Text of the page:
The realities and pressures of writing for a daily comedy show is like running on a “high-speed treadmill,” Steve Young said at a Master’s Tea in Trumbull College yesterday.

Before a crowd of roughly 30 students, Young, a long-time writer with the “Late Show with David Letterman,” spoke about his daily routine in the 25-year period during which he has worked with the show. During the tea, he showed clips from the “Late Show” while mentioning the waning popularity of the “Late Show.” Young also discussed the challenges of adapting to a changing audience.

But, “you get a new start tomorrow,” Young added.

Young said he typically gets to the office around 9:15 a.m. and brainstorms and finalizes show pitches with writers soon after. The rest of the day is spent finding appropriate voice-over artists, videos and graphics to match the script, he said. Young told the audience that he is used to the process and only needs to start thinking of ideas while he is on the subway to work.

Young was first exposed to humor writing when he joined the Harvard Lampoon, a humor magazine at Harvard, during his sophomore year. He joined the “Late Show” staff around 1990 and has been working there since, which he described as a long stint for a career in television writing. He also wrote an episode for “The Simpsons” and an animated television special called “Olive, the Other Reindeer” in which he acted as “Latin coach” to Drew Barrymore, who sang one of the songs.

Audience members interviewed said they enjoyed listening to Young’s anecdotes.

Brian Beitler ’18 said his favorite part of the presentation was Young’s story about, a blog where Young posts photographs of celebrities entering the “Late Show” set that feature an “fossilized” piece of gum in the foreground.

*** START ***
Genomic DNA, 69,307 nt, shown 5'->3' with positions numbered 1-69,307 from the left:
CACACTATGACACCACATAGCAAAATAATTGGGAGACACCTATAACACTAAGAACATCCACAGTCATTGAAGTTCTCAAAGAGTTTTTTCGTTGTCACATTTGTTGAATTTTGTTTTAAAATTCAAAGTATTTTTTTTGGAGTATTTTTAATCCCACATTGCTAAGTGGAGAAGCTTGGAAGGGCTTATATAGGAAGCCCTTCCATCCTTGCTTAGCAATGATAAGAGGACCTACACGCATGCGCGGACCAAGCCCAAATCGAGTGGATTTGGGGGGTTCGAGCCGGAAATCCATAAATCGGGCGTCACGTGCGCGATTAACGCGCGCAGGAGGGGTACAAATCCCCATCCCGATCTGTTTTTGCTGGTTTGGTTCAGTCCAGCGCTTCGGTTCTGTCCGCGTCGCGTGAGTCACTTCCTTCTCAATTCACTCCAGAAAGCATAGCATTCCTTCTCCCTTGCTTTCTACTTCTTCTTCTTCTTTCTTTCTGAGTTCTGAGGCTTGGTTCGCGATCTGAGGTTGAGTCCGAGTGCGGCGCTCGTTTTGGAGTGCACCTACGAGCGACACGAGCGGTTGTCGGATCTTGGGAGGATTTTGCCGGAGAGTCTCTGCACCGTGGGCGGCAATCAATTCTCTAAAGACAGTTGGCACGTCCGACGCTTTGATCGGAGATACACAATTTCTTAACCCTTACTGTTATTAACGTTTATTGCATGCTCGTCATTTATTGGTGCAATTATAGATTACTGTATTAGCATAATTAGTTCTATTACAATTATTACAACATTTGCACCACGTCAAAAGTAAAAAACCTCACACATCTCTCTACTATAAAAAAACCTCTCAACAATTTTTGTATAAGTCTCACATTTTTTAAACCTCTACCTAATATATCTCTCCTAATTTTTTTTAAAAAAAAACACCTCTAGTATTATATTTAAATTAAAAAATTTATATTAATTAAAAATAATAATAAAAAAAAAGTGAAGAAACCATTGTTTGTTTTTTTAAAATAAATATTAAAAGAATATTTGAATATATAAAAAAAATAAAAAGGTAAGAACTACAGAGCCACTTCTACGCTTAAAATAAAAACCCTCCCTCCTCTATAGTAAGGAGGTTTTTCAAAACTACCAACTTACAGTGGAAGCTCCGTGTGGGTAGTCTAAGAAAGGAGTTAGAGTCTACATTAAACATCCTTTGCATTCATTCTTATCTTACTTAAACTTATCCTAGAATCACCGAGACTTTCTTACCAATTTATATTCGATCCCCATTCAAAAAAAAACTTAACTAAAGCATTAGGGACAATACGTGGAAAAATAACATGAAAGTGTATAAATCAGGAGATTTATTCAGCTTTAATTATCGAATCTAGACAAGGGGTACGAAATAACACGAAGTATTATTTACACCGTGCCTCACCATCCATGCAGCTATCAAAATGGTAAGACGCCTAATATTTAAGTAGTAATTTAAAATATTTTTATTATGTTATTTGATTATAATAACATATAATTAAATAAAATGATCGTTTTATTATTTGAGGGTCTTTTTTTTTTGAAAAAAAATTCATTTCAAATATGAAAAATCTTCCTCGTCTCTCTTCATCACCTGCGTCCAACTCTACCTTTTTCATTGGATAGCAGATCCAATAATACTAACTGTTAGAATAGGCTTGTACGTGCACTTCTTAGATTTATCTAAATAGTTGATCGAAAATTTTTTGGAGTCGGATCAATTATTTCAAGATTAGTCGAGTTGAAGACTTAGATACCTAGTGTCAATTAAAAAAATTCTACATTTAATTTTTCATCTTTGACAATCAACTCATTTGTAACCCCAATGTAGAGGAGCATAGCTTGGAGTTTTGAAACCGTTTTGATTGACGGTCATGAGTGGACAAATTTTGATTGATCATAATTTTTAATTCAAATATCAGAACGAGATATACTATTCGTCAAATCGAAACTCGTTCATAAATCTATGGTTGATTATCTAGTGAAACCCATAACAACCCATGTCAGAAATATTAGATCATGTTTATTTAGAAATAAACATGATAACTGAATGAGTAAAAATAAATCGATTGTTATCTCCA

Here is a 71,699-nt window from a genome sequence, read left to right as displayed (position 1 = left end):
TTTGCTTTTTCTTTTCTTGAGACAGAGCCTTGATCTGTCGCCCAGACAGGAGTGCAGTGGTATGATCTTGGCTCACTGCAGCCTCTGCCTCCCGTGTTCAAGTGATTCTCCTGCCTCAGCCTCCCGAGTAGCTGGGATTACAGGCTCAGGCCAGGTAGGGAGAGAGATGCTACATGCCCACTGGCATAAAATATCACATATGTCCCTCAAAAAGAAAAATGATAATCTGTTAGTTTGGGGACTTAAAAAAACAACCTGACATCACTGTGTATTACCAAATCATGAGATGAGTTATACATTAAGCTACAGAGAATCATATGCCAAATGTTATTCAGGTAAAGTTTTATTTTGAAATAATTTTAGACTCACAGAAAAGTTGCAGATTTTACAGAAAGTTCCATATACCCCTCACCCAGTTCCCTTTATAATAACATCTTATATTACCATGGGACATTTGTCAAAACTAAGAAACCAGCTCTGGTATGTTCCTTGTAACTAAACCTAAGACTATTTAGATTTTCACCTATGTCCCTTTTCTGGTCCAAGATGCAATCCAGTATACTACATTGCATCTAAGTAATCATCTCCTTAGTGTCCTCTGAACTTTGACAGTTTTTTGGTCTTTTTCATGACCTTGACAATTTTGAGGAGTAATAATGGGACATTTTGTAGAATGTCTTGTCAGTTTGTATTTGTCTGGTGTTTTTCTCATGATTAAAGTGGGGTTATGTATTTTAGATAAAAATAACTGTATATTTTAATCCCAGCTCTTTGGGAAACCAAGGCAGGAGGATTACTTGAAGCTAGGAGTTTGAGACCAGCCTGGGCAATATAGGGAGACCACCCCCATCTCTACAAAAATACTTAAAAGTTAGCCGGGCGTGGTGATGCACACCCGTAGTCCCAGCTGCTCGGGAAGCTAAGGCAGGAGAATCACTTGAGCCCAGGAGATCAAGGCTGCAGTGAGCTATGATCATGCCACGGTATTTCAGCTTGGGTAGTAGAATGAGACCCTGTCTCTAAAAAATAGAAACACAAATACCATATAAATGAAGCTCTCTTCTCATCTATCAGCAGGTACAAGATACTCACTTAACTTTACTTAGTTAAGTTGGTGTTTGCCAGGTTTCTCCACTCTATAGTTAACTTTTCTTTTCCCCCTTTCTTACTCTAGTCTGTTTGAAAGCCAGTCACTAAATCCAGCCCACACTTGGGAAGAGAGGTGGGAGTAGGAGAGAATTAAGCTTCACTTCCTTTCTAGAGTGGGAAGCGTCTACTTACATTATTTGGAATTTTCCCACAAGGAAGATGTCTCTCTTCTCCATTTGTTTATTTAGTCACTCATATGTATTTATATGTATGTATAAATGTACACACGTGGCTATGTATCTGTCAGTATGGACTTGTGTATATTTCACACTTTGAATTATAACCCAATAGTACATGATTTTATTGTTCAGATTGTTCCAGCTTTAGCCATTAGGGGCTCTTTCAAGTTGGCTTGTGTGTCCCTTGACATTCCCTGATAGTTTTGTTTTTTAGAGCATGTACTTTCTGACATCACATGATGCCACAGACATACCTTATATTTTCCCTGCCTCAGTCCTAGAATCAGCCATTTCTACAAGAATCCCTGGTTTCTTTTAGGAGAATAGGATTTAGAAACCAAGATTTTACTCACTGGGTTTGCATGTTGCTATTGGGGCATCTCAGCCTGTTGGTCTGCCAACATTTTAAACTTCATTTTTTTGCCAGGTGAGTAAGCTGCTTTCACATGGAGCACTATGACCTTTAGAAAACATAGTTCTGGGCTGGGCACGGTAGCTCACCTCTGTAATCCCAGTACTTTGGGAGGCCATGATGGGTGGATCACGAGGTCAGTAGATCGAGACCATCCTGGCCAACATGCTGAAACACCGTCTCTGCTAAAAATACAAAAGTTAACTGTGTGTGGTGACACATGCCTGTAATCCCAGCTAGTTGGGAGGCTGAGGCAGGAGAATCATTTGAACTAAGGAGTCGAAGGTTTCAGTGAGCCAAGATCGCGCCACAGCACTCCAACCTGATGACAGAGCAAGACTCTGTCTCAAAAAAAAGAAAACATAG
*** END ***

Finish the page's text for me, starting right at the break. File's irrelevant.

“I really liked all the personal projects [Young] touched upon,” Beitler said.

Aside from, Young had also worked on cutting out and recombining lines from TV guide magazines to come up with innovative and comical movie reviews as well as a parody of the use of pop culture in industrial advertisements. During the talk, he showed samples of his work to the audience.

Young described his comedic style as a “nonsensical juxtaposition,” which Alison Mansfield ’17 said added an apolitical and simplistic nature to the “Late Show.”

Madeline Kaplan ’17, a member of the Yale Record who is considering a career in humor writing, felt it was “cool and inspiring” to see people who have been in the field and are so passionate about their work.

Julia Dixon ’16 had never seen the “Late Show” before but found it pleasant to watch Young share his craft with others.

“It was a great combination of jokes and perspectives on humor writing,” chairman of the Yale Record Nick Goel ’16 said. “I felt there was something in it for everyone.”